Fighting continued in Fallujah on Friday. At least seven Iraqis were killed and about 54 others were wounded, according to a Health Ministry official.
Video from the city, shot Friday morning, showed rising smoke as the sound of small-arms fire and explosions could be heard. Heavily armed masked insurgents -- some brandishing rocket launchers -- patrolled the streets, aiming their weapons at unseen targets.
More violence could mean more troops
In his confirmation hearing before the Senate on Thursday, Gen. George Casey -- who will soon take over as the commander of coalition forces -- said U.S. Central Command is working on contingency planning in case increased violence persists in Iraq after the handover.
"That is CentCom doing some prudent planning in the event the security situation changes," he said. "But it is not a request for forces or even an informal request for forces."
As many as 15,000 troops could be deployed to Iraq if the insurgency continues to intensify, CNN has learned. About 140,000 U.S. troops are in Iraq.
At least 96 people -- 93 Iraqis and three U.S. troops -- were killed in seemingly coordinated insurgent attacks in five Iraqi cities Thursday. Iraqi police and health officials said 331 people were wounded in the attacks.
Hours after the strikes, the military wing of the Unification and Jihad, a group linked to al-Zarqawi, issued a statement on a Web site that claimed responsibility for attacking five police stations in Mosul, two locations in Baqubah, one in Ramadi and another in Baghdad. (Map)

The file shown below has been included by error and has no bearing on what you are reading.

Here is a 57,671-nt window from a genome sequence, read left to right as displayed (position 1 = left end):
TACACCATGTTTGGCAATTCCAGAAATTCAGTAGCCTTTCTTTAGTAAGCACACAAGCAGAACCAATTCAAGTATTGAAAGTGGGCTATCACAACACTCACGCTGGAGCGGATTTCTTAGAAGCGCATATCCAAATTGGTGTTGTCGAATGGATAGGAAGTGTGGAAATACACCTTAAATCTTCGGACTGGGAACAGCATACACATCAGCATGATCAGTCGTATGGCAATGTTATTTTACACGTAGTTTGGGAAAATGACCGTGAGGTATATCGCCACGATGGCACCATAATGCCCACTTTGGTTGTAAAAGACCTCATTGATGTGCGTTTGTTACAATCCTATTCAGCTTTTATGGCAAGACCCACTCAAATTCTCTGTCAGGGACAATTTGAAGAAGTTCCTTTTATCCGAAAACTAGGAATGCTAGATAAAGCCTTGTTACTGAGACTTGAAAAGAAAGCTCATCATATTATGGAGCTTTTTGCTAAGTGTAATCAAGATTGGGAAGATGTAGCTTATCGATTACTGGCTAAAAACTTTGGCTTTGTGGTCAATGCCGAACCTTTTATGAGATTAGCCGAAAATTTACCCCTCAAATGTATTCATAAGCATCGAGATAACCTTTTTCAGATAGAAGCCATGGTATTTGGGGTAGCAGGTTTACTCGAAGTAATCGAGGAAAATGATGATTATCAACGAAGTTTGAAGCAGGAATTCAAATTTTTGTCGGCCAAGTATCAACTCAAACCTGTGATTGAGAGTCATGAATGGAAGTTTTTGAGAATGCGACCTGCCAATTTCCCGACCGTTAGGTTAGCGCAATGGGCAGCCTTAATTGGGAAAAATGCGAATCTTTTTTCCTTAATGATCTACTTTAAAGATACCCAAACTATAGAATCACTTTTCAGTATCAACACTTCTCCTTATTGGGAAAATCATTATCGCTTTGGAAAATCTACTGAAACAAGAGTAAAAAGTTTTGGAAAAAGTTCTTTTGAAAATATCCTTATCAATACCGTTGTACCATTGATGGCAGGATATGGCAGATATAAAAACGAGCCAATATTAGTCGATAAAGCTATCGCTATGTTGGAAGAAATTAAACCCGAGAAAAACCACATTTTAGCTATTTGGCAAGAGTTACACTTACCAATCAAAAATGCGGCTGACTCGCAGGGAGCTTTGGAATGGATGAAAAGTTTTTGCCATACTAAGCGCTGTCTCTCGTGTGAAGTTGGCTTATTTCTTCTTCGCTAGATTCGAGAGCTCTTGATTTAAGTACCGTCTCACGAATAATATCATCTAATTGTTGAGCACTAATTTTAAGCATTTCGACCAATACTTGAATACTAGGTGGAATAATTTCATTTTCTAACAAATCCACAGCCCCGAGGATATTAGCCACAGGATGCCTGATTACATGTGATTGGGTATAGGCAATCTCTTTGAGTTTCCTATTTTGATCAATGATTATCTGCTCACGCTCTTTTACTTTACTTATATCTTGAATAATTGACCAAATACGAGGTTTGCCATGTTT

Other developmentsAn attorney for Spc. Sabrina Harman, one of the soldiers accused in the Abu Ghraib prison scandal told the investigative officer Friday that the Army -- not his client -- "should take the blame." Frank Spinner, speaking after an Article 32 hearing, similar to a grand jury, said Harman "was caught in a very difficult situation as a young soldier." She is accused of conspiracy to maltreat subordinates and dereliction of duty, among other charges. (Full story)A special U.N. envoy to Iraq will be named within a week, Secretary-General Kofi Annan announced Friday. The U.N. representative, to be based in Baghdad, will succeed Sergio Vieira de Mello, who was among 17 people killed in the bombing of the organization's headquarters in Iraq last August.An imam allied with radical Shiite cleric Muqtada al-Sadr said Friday that al-Sadr's militia, the Mehdi Army, has stopped its military operations in the Baghdad neighborhood of Sadr City. Before his sermon at Friday prayers in Baghdad, Sheikh Ra'id Al-Kadhimi read a statement from the militia's leadership that said the stoppage came "for the sake of the Iraqi people and because these are sensitive times for our people."The Army said Friday it has replaced Maj. Gen. George Fay with a more senior officer to head the investigation into alleged misconduct by personnel at the Abu Ghraib prison near Baghdad. Lt. Gen. Anthony R. Jones, deputy commanding general with the U.S. Army Training and Doctrine Command, will lead the inquiry. The action was necessary because of the need to interview Lt. Gen. Ricardo Sanchez as part of the probe. Sanchez, who wears three stars, outranks Fay.
CNN's Barbara Starr contributed to this report.